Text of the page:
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The 27th Pay Period Conundrum

By Daniel A. Hedden, CPA, Partner, November 16, 2017

Every few years we experience a phenomenon caused when the calendar eventually results in a 27th bi-weekly payday.  Although it may not sound like a big deal, this phenomenon often leads to many questions and concerns. 

What are the issues? 

For hourly paid employees, there should be no issues.  They are paid an hourly rate based on the Salary Ordinance for hours worked and each week stands on its own.

There should also be no issues with employees paid bi-weekly if the Salary Ordinance shows a bi-weekly pay (rather than an annual salary). 

Most issues arise in connection with salaried employees.  An employee who has an approved salary of $50,000 on the salary ordinance will make $1,923 bi-weekly if divided by 26 pay periods.  If the bi-weekly amount is not amended in a year with 27 pays, that same employee would make nearly $52,000.  So, what are the options?

  1. Do nothing.  Pay employees the same amount each pay period as in a normal year.  This will result in an effective increase in pay for salaried employees (see example above).
  2. At the start of a 27th pay year, divide the salary by 27 pays instead of 26.  The problem with this option is that the employee perceives that he or she is receiving a reduction in pay.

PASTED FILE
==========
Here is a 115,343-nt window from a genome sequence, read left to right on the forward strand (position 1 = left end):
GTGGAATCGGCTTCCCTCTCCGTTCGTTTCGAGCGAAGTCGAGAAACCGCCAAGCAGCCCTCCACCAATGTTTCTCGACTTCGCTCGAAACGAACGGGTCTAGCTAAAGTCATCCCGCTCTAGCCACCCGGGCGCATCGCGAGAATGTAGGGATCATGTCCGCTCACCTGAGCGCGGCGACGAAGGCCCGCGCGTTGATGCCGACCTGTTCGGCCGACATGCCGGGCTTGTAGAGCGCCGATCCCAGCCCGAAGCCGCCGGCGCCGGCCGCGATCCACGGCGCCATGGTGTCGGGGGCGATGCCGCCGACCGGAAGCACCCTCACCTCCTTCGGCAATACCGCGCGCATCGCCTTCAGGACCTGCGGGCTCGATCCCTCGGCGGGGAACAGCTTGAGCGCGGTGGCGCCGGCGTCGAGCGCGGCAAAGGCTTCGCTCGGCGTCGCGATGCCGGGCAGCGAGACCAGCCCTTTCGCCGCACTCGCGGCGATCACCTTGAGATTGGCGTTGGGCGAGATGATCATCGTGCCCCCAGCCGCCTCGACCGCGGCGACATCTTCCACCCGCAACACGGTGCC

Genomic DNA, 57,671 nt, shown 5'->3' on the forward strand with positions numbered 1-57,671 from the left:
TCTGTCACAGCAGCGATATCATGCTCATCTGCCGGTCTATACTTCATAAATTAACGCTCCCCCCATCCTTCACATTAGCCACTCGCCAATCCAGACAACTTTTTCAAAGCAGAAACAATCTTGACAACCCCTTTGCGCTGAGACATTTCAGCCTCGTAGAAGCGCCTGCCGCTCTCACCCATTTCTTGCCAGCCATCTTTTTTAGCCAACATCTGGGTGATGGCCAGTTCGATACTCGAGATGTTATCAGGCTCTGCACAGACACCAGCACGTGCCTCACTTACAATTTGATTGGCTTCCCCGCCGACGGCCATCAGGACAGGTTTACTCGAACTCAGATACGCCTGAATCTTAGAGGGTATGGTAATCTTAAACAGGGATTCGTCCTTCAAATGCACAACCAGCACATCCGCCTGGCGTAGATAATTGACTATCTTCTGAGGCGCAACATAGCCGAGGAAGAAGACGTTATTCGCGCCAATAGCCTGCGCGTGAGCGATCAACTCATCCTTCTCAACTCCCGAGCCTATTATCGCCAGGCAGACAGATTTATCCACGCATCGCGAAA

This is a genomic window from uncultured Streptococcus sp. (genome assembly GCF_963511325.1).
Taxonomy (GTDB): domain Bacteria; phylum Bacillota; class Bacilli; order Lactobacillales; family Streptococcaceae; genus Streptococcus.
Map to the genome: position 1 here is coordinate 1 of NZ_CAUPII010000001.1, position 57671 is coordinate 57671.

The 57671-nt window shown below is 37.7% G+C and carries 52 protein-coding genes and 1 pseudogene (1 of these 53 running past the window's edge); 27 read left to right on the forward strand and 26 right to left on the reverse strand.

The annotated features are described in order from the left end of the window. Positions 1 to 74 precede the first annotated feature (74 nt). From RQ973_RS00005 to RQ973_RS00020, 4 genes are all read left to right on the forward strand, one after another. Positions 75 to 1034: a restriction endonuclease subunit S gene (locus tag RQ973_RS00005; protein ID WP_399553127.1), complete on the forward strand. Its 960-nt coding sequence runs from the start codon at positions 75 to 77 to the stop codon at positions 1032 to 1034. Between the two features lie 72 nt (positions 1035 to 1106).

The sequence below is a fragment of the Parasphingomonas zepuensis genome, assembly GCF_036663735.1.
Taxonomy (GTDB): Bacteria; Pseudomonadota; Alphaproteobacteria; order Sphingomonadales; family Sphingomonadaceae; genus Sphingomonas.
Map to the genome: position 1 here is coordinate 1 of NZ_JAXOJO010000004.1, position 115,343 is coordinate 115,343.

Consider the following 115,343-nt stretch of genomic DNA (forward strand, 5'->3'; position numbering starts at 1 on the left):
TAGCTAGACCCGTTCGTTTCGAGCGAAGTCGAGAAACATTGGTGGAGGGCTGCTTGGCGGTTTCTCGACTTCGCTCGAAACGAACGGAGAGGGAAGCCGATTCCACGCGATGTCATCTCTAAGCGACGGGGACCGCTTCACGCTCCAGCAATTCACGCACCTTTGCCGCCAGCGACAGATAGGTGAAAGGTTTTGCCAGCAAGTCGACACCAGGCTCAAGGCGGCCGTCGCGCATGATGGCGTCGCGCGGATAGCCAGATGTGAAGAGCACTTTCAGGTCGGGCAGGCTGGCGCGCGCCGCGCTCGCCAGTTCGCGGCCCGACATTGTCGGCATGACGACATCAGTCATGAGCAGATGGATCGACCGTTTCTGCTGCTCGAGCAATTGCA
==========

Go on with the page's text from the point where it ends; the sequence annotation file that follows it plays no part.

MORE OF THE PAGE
3. Pay employees on a semi-monthly basis (like on the 15th and the 30th).  This seems like an easy option to implement but dealing with overtime on hourly employees may be tricky.
  4. Do not set salaries as an annual amount on the Salary Ordinance.  Use hourly or bi-weekly instead. If the Salary Ordinance is consistently prepared this way, no changes will be necessary for the years with 27 pay periods.

The key to handling the 27th pay period conundrum is planning and preparation.  Be aware of those odd years and decide which option works best for you.

If you have questions or need assistance with accounting issues, please contact us at .(JavaScript must be enabled to view this email address).


Information in this article was believed current as of the date of publication. As you know, changes occur frequently. The information presented is of a general educational nature. Before applying to your specific circumstances, please contact us at


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